JQP note: This article re-appears here by kind permission of the editors (one of whom is the Head Research Otter) over at PSUK, for whom it was originally written. I urge anyone concerned about the balance between citizen autonomy and state control to read and contribute to their project.
Sometimes, I wonder whether the human habit of gerontocracy can survive in a high-bandwidth society. Clearly, the experienced are better administrators than those who haven’t learned the hard way; not necessarily better policy makers, but certainly better administrators. But when Moore’s Law has taken over your world and the pace of change, particularly in the sphere of data generation, acquisition and analysis, has become so fast that the map can shift under the territory faster than you can draw, how can we ask people born before the fax machine to understand and legislate about technology?
“This consultation covers an important topic that affects us all. The capability to use communications data to protect the public is being eroded by new technology. In seeking to maintain that capability, the Government must strike the right balance between public safety and privacy.” — UKGov
Surveillance has historically been about desperately trying to get enough data to analyse, so that you can figure out what just happened. Then people got into the whole computer thing, and it became about trying to get enough data to analyse that you could figure out what’s happening right now. That’s really hard, and well beyond the ambitions of any government or state intelligence agency (I include Scotland Yard in that definition) prior to 1975. Except GCHQ but they were always a bit special.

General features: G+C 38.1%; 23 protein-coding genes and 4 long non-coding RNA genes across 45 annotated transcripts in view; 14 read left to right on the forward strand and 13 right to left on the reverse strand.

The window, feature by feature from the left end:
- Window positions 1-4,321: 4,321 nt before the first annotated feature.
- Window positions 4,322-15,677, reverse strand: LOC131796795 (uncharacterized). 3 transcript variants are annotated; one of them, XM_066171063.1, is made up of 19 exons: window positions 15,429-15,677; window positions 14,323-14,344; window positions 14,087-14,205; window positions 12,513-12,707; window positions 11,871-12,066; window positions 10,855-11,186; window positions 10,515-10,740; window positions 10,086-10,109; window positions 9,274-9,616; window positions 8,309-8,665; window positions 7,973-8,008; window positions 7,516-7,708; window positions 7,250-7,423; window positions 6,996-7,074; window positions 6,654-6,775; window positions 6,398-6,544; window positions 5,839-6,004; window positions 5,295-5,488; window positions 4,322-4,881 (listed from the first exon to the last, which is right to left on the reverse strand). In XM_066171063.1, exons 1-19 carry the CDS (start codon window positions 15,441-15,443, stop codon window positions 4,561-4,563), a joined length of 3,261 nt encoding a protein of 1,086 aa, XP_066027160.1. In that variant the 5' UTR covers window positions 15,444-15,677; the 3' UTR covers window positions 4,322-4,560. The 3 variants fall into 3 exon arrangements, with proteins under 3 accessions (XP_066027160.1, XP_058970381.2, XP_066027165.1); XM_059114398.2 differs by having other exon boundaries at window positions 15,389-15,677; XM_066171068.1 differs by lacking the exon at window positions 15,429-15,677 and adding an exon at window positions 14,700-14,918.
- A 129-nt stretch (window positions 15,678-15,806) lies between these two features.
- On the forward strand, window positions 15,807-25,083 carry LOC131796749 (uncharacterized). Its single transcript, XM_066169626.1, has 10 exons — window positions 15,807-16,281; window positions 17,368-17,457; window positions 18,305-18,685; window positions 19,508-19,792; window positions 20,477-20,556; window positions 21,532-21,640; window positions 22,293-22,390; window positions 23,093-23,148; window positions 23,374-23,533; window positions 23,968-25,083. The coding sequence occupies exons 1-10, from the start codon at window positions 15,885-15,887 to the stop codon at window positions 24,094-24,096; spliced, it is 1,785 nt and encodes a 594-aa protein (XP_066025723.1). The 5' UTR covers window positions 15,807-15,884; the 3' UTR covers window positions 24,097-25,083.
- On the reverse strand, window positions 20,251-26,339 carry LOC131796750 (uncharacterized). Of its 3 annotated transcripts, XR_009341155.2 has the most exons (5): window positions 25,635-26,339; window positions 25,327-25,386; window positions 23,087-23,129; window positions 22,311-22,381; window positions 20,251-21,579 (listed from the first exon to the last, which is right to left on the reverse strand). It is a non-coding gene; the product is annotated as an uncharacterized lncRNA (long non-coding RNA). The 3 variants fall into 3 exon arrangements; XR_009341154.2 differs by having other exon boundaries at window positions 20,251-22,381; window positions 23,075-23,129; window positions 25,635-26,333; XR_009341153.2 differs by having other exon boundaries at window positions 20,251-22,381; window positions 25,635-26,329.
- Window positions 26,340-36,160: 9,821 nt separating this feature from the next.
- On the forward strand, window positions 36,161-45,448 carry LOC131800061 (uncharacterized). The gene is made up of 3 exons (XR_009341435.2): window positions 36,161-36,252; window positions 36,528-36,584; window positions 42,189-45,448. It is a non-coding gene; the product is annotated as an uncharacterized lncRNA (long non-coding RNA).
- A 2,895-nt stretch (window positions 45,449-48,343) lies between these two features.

When the PC revolution hit, though; when we started being able to collect data faster and more comprehensively than ever before, the agencies started to run into the data/information paradox. Data is 1s and 0s. Data is irrelevant without analysis; and if your mission is to chart and track the world and all it’s myriad, wonderfully chaotic humans then data is history unless the analysis is timely. Real-time, one might argue. And the problem they’ve had ever since is that data acquisition and storage capacity far outweighs either speed of analysis, or accuracy of it. Unfortunately, they’re getting pretty good at data analysis from their own point of view; they have systems (Bayesian mathematics is useful here) which can determine a ‘typical profile’ and then apply it to data and tell you who doesn’t fit. Marketroids love that kind of thing; they only need to be accurate 1-5% of the time to make a profit.
However, as Cory Doctrow eloquently pointed out in Little Brother, that kind of accuracy rating sucks when you’re talking about arresting people. An aside on this book; it does what Cryptonomicon and Snow Crash between them tried to do, but does it better and has the added bonus of being (for the most part) accurate to the modern internet in terms of its details. The protagonist m1k3y lays out the problem with false postives in clear, layman’s terms; if you want to find something rare (e.g. terrorists ) you need an incredibly accurate search algorithm. The data analysis techniques in use by law enforcement, surveillance organisations and even ISPs are nowhere near accurate enough, or fast enough, to deal with the flow of data in real time.